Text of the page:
Showing posts from January, 2019

Inhabiting the Christian year: Pentecost & Ordinary Time

With this post we conclude our series looking at the Western Christian year  ( liturgical calendar ) . For the other posts in the series, click a number:  1 ,  2 ,  3 ,  4 ,  5 , 6 , 7 , and  click here for a related post on the shape of the church's liturgy. So far in this series on inhabiting the Christian year, we've looked at Advent , Christmas , Epiphany , Lent , Holy Week and Easter . Now we conclude the series looking at Pentecost and Ordinary Time . Pentecost The ancient church chose to end the 50-day-long season of Easter with a Pentecost Sunday celebration. It was on Pentecost (50 days after the Resurrection and 10 days after the Ascension) that the risen, ascended Lord poured out the Holy Spirit in order to form and empower the church for mission. You will recall that at the Last Supper, Jesus promised his disciples that he would send them "another helper," the Holy Spirit (John 14:16, ESV). Following his resurrection and ascension, our Lord f

What is the relationship between doctrine and theology?

As readers of this blog know,  The Surprising God  deals primarily with theology, though occasionally looks at doctrine. But what is the difference between theology and doctrine? How are they related? This post offers brief answers for your consideration. Doctrine (and dogma) As used in Christian circles, the word doctrine  typically refers to the primary teachings of a particular denomination or church. Orthodox Christian doctrine elaborates the dogma (core beliefs) that have been set forth in the historic and orthodox creeds (e.g. the Apostles Creed and the Nicene Creed). Though most churches embrace the creeds as the core of their doctrinal teaching, different doctrines have emerged from this core. Holy Eucharist at the Council of Nicaea (public domain via Wikimedia Commons) Dogma comes from the Greek word for a thought-out idea—a particular position you hold. Doctrine comes from the Latin word meaning “to teach" or "teachings.” We teach (through doctrine) what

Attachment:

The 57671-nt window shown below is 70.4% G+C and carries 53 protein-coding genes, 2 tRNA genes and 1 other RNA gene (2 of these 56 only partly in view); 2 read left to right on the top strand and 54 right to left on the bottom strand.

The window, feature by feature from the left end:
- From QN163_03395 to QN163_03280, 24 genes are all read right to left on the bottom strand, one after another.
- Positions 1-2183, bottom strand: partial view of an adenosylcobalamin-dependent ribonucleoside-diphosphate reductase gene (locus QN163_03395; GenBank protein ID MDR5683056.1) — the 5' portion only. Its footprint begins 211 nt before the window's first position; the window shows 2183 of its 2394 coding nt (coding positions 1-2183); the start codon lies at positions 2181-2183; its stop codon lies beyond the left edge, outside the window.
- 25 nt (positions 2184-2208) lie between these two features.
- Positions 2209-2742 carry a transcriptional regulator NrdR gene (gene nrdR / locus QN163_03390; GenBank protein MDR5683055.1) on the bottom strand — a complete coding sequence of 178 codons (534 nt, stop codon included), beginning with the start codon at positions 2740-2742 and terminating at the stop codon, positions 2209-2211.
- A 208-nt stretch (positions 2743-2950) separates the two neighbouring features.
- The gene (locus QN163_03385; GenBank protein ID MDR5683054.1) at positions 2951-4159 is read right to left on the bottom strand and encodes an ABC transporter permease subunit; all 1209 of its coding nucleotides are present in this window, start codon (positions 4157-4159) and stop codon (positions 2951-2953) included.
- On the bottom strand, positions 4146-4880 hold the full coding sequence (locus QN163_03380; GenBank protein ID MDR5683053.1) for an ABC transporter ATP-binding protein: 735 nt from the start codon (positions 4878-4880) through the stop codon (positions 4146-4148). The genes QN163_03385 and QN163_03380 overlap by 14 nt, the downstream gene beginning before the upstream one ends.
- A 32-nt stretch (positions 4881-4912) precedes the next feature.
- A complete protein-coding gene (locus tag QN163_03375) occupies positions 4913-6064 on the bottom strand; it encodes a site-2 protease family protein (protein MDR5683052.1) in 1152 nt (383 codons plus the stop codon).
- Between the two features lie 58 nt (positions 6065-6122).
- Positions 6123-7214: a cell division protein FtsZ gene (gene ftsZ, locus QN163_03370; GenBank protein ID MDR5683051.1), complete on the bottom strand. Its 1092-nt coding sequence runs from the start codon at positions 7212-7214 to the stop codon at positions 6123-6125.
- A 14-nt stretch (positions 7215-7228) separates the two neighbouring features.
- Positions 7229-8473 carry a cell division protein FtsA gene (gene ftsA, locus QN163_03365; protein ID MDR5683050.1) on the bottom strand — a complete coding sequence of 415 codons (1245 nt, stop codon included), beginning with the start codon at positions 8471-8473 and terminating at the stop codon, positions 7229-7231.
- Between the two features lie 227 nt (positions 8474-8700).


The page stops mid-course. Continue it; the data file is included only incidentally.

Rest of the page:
Inhabiting the Christian Year: Easter

This is part 7 of a series of posts exploring the Western Christian year  ( liturgical calendar ) . For other posts in the series, click a number:  1 ,  2 ,  3 ,  4 ,  5 , 6 , 8 . So far in this series, we've looked at  Advent ,  Christmas,   Epiphany ,  Lent  and Holy Week . The first three constitute the  cycle of light and Lent begins  the cycle of life , which continues with Holy Week, Easter and Pentecost. In this post, we'll look at Easter---the celebration of our Lord's resurrection. Icon of the Resurrection (public domain via Wikimedia Commons) According to Bobby Gross in Living the Christian Year ,  Easter is both a day (Easter Sunday, sometimes called Resurrection Sunday), and a season (sometimes called Eastertide) lasting 50 days: Within a century of Jesus' rising, the church had established the extended Easter season. But why fifty days? First, because the enormity of the resurrection invited a lengthy celebration. Second, Easter lasted until